Pope Francis has abolished the "pontifical secret" code of confidentiality used in clergy sexual abuse cases, after mounting criticism that the obligation has been used to protect paedophiles, silence victims and keep authorities from investigating crimes.
In a new document issued on Tuesday, Francis decreed that information in abuse cases must be protected by church leaders to ensure its "security, integrity and confidentiality".
But he also said the "pontifical secret" code no longer applies to abuse-related accusations, trials and decisions under the Catholic Church's canon law.
Francis also raised from 14 to 18 the cut-off age below which the Vatican considers pornographic images to be child pornography.
The new laws were issued on Tuesday - Francis' 83rd birthday - as he struggles to respond to the global explosion of the abuse scandal, his own missteps in dealing with the issue, and demands for greater transparency and accountability from victims, law enforcement and ordinary Catholics alike.
The new norms are the latest amendment to the Catholic Church's in-house canon law - a parallel legal code that metes out ecclesial justice for crimes against the faith - in this case relating to the sexual abuse of minors or vulnerable people by priests, bishops or cardinals.
In this legal system, the worst punishment a priest can incur is being defrocked, or dismissed from the clerical state.
Pope Benedict XVI had decreed in 2001 that these cases must be dealt with under "pontifical secret", the highest form of secrecy in the church. The Vatican had long insisted that such confidentiality was necessary to protect the privacy of the victim, the reputation of the accused and the integrity of the canonical process.
However, such secrecy also served to keep the scandal hidden, to prevent law enforcement from accessing documents and to silence victims, many of whom often believed that "pontifical secret" prevented them from going to the police to report their priestly abusers.
While the Vatican has long tried to insist this is not the case, it has never mandated that bishops and religious superiors report sex crimes to police, and in the past has encouraged bishops not to do so.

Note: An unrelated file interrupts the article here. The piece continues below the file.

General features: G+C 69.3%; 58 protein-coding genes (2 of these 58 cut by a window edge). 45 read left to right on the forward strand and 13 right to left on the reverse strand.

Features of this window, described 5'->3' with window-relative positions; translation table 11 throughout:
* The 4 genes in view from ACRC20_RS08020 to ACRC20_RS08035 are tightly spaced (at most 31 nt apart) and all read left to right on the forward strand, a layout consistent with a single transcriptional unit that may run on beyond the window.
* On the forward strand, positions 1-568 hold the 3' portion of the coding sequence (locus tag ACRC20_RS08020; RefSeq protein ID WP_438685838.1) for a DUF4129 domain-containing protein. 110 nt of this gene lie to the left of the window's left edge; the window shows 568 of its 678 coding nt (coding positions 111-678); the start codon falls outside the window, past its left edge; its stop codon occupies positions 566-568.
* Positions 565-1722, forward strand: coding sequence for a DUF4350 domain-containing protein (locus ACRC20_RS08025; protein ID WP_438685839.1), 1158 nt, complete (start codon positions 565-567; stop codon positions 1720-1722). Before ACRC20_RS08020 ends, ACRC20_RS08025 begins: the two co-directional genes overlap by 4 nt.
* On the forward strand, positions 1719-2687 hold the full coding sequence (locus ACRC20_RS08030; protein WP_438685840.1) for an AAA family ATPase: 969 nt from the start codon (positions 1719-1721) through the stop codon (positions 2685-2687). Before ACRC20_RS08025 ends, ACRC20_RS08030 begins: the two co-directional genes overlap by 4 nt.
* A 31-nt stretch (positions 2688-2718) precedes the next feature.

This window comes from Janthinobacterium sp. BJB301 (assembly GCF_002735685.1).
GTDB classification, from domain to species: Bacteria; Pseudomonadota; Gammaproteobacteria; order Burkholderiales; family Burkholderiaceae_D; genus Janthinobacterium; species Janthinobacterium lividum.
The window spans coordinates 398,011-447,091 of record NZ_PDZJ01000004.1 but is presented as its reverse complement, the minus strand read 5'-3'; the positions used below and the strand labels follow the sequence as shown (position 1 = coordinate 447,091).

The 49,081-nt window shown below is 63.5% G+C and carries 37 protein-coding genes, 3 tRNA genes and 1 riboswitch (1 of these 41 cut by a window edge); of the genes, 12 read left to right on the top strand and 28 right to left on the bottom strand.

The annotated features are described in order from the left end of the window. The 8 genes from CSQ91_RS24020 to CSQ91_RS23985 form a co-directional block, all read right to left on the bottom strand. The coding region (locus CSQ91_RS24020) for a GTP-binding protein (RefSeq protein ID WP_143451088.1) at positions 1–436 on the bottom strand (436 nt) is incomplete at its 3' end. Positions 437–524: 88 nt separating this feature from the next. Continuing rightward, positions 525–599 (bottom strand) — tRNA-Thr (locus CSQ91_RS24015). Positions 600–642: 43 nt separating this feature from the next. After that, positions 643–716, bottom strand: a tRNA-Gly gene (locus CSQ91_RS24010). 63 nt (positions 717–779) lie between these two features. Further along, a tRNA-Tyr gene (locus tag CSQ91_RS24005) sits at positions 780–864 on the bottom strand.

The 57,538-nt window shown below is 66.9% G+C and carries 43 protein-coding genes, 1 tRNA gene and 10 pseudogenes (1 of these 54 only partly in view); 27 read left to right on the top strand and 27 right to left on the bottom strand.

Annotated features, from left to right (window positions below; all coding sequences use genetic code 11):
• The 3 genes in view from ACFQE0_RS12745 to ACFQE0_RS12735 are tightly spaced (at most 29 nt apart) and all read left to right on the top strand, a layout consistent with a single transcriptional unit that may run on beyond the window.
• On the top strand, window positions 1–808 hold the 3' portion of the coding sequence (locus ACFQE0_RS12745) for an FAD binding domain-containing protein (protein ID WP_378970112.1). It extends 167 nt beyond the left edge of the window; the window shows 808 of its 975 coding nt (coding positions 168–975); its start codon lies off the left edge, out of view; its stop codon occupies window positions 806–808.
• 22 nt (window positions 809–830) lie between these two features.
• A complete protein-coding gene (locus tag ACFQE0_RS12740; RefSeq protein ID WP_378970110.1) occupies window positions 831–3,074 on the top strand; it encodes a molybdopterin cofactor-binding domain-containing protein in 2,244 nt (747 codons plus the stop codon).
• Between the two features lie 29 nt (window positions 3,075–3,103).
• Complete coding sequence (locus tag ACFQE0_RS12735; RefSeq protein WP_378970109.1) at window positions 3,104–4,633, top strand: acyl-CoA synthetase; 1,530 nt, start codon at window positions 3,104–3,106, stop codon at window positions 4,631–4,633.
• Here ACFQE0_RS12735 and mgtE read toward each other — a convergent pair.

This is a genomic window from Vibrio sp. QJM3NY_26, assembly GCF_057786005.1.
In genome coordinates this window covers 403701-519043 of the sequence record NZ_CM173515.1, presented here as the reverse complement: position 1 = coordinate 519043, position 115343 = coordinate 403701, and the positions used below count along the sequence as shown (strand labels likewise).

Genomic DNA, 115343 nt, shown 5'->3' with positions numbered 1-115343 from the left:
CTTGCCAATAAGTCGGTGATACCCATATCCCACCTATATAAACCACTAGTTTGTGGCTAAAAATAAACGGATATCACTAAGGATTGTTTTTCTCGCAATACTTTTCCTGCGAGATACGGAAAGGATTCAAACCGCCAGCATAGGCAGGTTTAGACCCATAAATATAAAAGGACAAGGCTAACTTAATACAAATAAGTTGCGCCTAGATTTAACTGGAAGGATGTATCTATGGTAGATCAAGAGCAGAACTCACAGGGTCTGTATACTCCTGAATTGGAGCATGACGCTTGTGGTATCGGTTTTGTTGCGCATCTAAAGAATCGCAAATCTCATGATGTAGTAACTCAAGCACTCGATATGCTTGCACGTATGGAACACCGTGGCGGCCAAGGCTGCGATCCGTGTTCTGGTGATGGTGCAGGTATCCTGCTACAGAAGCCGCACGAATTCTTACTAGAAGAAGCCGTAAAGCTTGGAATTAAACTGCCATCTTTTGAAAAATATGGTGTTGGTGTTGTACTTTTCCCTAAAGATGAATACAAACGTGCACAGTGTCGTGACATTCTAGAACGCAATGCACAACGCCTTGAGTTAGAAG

According to the new instruction, which was signed by the Vatican secretary of state but authorised by the pope, the Vatican still does not mandate reporting the crimes to police, saying religious superiors are obliged to do so where civil reporting laws require it.
But it goes further than the Vatican has gone before, saying: "Office confidentiality shall not prevent the fulfilment of the obligations laid down in all places by civil laws, including any reporting obligations, and the execution of enforceable requests of civil judicial authorities."
The Vatican has been under increasing pressure to cooperate more with law enforcement, and its failure to do so has resulted in unprecedented raids in recent years on diocesan chanceries by police from Belgium to Texas and Chile.
But even under the penalty of subpoenas and raids, bishops have sometimes felt compelled to withhold canonical proceedings given the "pontifical secret", unless given permission to hand documents over by the Vatican. The new law means this explicit permission is no longer required.
Individual scandals, national inquiries, grand jury investigations, UN denunciations and increasingly costly civil litigation have devastated the Catholic hierarchy's credibility across the globe, and Francis' own failures and missteps on the issue have emboldened his critics.
In February, he summoned the presidents of bishops conferences from around the globe to a four-day summit on preventing abuse, where several speakers called for a reform of the pontifical secret.
Francis himself said he intended to raise the age for which pornography was considered child porn.